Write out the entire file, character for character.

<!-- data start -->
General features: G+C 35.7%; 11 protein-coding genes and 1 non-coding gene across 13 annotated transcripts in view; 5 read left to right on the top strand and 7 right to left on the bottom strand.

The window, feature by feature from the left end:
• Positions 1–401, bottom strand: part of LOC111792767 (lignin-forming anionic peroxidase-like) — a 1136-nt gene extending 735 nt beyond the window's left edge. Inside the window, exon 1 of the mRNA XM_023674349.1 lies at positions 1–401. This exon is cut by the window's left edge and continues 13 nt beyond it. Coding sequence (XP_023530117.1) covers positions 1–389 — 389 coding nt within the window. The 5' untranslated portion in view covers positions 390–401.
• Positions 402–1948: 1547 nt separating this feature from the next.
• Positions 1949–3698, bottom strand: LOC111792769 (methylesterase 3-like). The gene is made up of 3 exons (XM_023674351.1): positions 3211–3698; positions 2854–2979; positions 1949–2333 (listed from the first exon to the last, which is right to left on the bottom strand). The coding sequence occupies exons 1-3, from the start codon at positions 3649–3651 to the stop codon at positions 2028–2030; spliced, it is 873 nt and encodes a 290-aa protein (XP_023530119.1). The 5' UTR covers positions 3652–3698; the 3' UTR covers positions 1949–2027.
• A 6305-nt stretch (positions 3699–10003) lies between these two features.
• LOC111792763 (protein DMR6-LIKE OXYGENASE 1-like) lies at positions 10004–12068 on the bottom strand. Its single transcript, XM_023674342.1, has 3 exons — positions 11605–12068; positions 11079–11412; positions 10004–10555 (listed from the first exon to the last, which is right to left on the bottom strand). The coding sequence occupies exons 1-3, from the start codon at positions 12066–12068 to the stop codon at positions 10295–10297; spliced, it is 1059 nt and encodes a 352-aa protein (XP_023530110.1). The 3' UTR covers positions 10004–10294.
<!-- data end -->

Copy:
General features: G+C 35.7%; 11 protein-coding genes and 1 non-coding gene across 13 annotated transcripts in view; 5 read left to right on the top strand and 7 right to left on the bottom strand.

The window, feature by feature from the left end:
• Positions 1–401, bottom strand: part of LOC111792767 (lignin-forming anionic peroxidase-like) — a 1136-nt gene extending 735 nt beyond the window's left edge. Inside the window, exon 1 of the mRNA XM_023674349.1 lies at positions 1–401. This exon is cut by the window's left edge and continues 13 nt beyond it. Coding sequence (XP_023530117.1) covers positions 1–389 — 389 coding nt within the window. The 5' untranslated portion in view covers positions 390–401.
• Positions 402–1948: 1547 nt separating this feature from the next.
• Positions 1949–3698, bottom strand: LOC111792769 (methylesterase 3-like). The gene is made up of 3 exons (XM_023674351.1): positions 3211–3698; positions 2854–2979; positions 1949–2333 (listed from the first exon to the last, which is right to left on the bottom strand). The coding sequence occupies exons 1-3, from the start codon at positions 3649–3651 to the stop codon at positions 2028–2030; spliced, it is 873 nt and encodes a 290-aa protein (XP_023530119.1). The 5' UTR covers positions 3652–3698; the 3' UTR covers positions 1949–2027.
• A 6305-nt stretch (positions 3699–10003) lies between these two features.
• LOC111792763 (protein DMR6-LIKE OXYGENASE 1-like) lies at positions 10004–12068 on the bottom strand. Its single transcript, XM_023674342.1, has 3 exons — positions 11605–12068; positions 11079–11412; positions 10004–10555 (listed from the first exon to the last, which is right to left on the bottom strand). The coding sequence occupies exons 1-3, from the start codon at positions 12066–12068 to the stop codon at positions 10295–10297; spliced, it is 1059 nt and encodes a 352-aa protein (XP_023530110.1). The 3' UTR covers positions 10004–10294.